Thursday, April 12, 2012

Book 03/50 A House Divided: The History of Hindi/Hindavi

A House Divided: The History of Hindi/Urdu  Amrit Rai       fiftyfiftyme category: Minor

The copy of this book I read was from its original 1985 publication, with "Hindavi" in the title, where the revised edition (pictured) has "Urdu". I've been told that, other than the title, not much was changed between the two editions.

Hindi/Urdu is possibly the most famous, and certainly the most widely used, digraphia in the world today. This book is an attempt to trace the language from its roots up to about the time of Partition, with a focus on when and how one language began to split into two forms that are increasingly presented as being separate entities. It's a challenging task, because the status of Hindi and Urdu is one that is fraught with issues of politics, nationalism and religion, and those factors make a purely linguistic assessment difficult. An example of this can be seen in Ostler's  The Empires of the World wherein he has a graph listing the 20 most spoken languages today and places Hindi 3rd with 498M speakers and Urdu 12th with 104M, then over the very next page says of them "Hindi and Urdu are in a dialect continuum if they are distinct at all."

That sort of uncertainty about how to define them is at the heart of Rai's book, and the external factors that have caused the confusion are very clearly evident throughout. In the end, they give this book two distinct tones, one of which I did not enjoy, although I could understand its rationale.

For me, this book is most enjoyable in the early chapters, establishing the steps in the process that led from Vedic and Sanskrit through various Prakrits to the New Indo-Aryan languages, including Hindi-Urdu. Right from the outset, though, the author is focused on the issue of when, how and why Hindi and Urdu became separated from each other.

Rai documents all his claims with copious examples, and the linguistic scholarship seems sound enough. It was fascinating to see the the markers of linguistic change down through the centuries, and whenever the book is addressing solely linguistic issues, it is very enjoyable.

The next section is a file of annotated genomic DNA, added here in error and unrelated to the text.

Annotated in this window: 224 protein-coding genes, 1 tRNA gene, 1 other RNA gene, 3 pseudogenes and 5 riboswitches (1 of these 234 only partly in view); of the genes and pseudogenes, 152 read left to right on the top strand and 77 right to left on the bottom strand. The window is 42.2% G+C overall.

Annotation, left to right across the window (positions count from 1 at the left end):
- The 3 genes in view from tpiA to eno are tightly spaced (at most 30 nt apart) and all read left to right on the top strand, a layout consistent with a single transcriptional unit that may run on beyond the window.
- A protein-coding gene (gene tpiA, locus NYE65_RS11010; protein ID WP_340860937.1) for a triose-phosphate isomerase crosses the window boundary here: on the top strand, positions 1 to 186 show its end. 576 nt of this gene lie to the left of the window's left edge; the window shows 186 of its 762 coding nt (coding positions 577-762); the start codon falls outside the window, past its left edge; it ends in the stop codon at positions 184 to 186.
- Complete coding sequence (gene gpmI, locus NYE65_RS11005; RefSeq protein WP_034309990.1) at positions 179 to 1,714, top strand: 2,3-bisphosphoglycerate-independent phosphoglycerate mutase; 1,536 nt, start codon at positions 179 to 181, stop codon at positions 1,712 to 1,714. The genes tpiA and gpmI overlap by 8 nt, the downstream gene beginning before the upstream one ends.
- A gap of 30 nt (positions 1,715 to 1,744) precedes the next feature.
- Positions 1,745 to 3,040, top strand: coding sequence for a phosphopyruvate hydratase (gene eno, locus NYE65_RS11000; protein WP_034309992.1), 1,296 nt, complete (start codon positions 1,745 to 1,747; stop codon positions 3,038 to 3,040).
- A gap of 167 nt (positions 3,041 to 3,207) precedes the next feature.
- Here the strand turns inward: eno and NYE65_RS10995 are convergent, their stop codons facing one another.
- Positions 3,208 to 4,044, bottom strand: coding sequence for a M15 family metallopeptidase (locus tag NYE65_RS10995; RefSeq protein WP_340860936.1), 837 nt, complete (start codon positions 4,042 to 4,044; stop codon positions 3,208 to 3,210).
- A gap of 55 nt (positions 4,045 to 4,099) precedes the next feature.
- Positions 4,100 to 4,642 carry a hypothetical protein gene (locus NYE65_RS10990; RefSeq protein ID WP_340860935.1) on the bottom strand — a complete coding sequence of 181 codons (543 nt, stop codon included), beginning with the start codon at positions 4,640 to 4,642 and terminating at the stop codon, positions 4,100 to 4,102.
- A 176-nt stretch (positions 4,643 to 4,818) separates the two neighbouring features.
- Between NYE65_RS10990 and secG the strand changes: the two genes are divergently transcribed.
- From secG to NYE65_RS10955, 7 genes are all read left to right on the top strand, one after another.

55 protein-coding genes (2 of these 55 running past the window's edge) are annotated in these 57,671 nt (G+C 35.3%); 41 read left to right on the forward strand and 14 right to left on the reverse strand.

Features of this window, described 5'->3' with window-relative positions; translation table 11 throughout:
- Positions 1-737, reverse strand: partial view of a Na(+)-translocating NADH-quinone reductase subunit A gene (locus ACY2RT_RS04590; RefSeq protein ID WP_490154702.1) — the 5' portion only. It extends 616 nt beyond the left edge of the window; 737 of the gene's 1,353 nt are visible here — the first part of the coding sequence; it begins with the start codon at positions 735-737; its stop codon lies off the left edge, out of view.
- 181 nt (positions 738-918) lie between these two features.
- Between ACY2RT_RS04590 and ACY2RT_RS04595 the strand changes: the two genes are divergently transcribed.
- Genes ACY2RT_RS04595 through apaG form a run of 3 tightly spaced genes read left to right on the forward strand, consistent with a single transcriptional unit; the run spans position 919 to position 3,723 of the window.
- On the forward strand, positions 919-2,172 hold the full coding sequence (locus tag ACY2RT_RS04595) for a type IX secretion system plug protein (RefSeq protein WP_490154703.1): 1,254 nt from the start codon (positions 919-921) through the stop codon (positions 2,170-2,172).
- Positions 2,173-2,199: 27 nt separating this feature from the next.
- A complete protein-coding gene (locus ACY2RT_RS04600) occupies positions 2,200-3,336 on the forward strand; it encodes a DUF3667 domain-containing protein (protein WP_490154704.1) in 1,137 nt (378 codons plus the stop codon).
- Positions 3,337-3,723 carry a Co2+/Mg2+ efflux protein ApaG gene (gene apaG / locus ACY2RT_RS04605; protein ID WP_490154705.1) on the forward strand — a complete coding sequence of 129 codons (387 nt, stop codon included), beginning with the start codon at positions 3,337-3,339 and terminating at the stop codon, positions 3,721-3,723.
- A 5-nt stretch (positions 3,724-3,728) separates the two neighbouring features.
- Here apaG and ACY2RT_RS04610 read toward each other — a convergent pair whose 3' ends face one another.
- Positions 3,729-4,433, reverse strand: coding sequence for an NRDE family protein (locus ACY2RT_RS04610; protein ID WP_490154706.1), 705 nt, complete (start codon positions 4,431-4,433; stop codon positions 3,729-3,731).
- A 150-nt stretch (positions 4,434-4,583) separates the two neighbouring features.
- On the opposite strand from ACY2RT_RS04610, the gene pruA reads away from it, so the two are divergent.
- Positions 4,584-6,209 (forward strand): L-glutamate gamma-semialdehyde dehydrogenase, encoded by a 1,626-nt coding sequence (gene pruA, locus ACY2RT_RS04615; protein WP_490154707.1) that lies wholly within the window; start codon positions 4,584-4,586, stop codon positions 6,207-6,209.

Of course, the very title of the book shows that the author's intent is to go beyond linguistics. The whole book addresses claims made about the history and origin of Urdu made by scholars of Urdu, and details the start of the divergence between Hindi and Urdu, and the reasons for that divergence, including the various campaigns deliberately aimed at fostering the separation. As linguistic history it is fascinating, even if the socio-political factors make for very  depressing reading.

Unfortunately, despite a generally even-handed tone, toward the very end, the book falters. The book makes no attempt to look at efforts to separate Hindi from Urdu, the drive for Sanskritisation and "shuddh" Hindi. Given the detailed analysis of the efforts to Persianise Urdu, this omission implies that the divergence is all the "fault" of one side, as it were.

That aside, there was a wealth of interesting reading in the book, especially many interesting quotes on the nature of languages and their inevitable evolution from scholars, poets and linguists down through the centuries.
It was naive of me to think that a book about this digraphia could be totally objective, I think. Overall, it is a good read for those interested in the history of Hindustani. To its credit it will, at least in places, likely annoy extremists on both sides of the argument. It is, though, a little disappointing that, driven by a desire to address errors and omissions in the propagandists' history of their language from the extreme Urdu end of the continuum, he falters at the very end and effectively gives a free pass to their counterparts at the opposite end.

I have no side in the political or nationalist debates that use the differences between Hindi and Urdu as ammunition. I really look forward to any comments, but I'm not getting into "it's their fault", "no it's theirs".  My interest in this is linguistic, fascination with the fact of a digraphia  which despite concerted, systematic efforts at differentiation by promoters on both sides of the divide remains mutually intelligible at street level. To me, this represents a triumph of language as an intrinsic part of human nature over the superficial and temporary overlays of politics, religion and national identity. Namaskaar, salaam alaikum.


  1. I wish I could remember specifics from the book, because your post deserves something more intelligible than me saying I remember finding it interesting to read examples of how Hindi and Urdu came to be and learning about how there was later a conscious effort made to diverge the two streams!

    1. Yes, the crux of his argument is that the conscious effort started much earlier than some assert, and was not initiated by the British, merely facilitated.

  2. Wow, that sounds so interesting!
    This is the first time I've stumbled upon a genuine book blog, and it's much more interesting than I had thought.

    I've always wondered how different Hindi and Urdu actually are from each other, so I might just read that book.

    1. Thank you, Mette. I'm flattered but can't promise every review will be so interesting. Like you, I am very interested in this subject, which made reviewing the book easier. If you are keen on reading it and can't find a copy (it's not easy to come by), email me and I will be happy to pass mine on.